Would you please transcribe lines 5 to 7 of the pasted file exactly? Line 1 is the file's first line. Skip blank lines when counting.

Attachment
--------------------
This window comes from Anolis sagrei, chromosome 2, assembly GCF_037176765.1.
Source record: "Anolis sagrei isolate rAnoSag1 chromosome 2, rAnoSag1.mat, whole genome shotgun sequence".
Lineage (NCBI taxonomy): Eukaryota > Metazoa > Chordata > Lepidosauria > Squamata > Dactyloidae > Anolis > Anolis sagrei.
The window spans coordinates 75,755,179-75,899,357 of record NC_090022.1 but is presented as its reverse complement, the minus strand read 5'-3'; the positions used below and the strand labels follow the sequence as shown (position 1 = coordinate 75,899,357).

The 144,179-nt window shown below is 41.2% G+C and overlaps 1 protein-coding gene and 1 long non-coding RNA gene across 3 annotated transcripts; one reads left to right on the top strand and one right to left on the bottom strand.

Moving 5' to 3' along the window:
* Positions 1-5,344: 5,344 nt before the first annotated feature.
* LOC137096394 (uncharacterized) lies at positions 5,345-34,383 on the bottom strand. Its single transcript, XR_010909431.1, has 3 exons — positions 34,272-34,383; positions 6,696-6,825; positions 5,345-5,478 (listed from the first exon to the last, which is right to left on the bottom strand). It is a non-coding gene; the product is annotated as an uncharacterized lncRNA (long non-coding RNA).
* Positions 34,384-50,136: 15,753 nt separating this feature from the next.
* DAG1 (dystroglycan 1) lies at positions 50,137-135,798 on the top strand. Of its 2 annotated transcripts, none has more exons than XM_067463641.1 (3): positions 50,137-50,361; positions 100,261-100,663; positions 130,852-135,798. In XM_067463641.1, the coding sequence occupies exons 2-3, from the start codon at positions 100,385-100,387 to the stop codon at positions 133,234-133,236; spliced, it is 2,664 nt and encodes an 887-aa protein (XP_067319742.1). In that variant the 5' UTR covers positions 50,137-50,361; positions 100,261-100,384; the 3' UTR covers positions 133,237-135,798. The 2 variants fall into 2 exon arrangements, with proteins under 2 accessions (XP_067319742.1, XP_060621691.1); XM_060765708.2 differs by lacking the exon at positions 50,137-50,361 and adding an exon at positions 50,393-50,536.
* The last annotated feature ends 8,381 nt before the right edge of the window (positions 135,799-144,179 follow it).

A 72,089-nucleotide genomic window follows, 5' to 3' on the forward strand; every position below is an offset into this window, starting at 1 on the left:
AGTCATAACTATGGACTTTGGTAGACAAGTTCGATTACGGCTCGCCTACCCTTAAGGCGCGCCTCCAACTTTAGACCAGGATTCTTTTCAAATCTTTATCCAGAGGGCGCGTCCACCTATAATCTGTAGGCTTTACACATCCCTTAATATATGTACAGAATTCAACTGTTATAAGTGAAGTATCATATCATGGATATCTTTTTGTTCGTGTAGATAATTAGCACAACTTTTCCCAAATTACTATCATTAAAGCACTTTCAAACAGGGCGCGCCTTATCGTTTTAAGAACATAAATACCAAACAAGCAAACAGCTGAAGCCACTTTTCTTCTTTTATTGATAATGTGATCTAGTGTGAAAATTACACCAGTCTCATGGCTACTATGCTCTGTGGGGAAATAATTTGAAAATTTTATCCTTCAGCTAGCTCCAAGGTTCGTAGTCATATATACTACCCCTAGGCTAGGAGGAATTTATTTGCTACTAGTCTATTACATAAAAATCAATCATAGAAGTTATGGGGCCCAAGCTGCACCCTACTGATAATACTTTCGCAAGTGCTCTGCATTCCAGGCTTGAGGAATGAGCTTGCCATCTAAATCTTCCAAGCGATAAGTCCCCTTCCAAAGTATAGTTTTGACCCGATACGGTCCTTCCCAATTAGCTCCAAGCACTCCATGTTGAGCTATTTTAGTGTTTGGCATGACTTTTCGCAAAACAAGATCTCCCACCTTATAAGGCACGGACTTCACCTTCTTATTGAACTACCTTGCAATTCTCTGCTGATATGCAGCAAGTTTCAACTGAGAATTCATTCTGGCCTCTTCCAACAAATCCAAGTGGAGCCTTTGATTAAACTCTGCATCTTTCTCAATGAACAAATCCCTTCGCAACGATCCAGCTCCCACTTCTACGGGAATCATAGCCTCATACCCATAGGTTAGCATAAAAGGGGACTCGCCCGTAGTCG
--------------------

The 144,179-nt window shown below is 41.2% G+C and overlaps 1 protein-coding gene and 1 long non-coding RNA gene across 3 annotated transcripts; one reads left to right on the top strand and one right to left on the bottom strand.

Moving 5' to 3' along the window:
* Positions 1-5,344: 5,344 nt before the first annotated feature.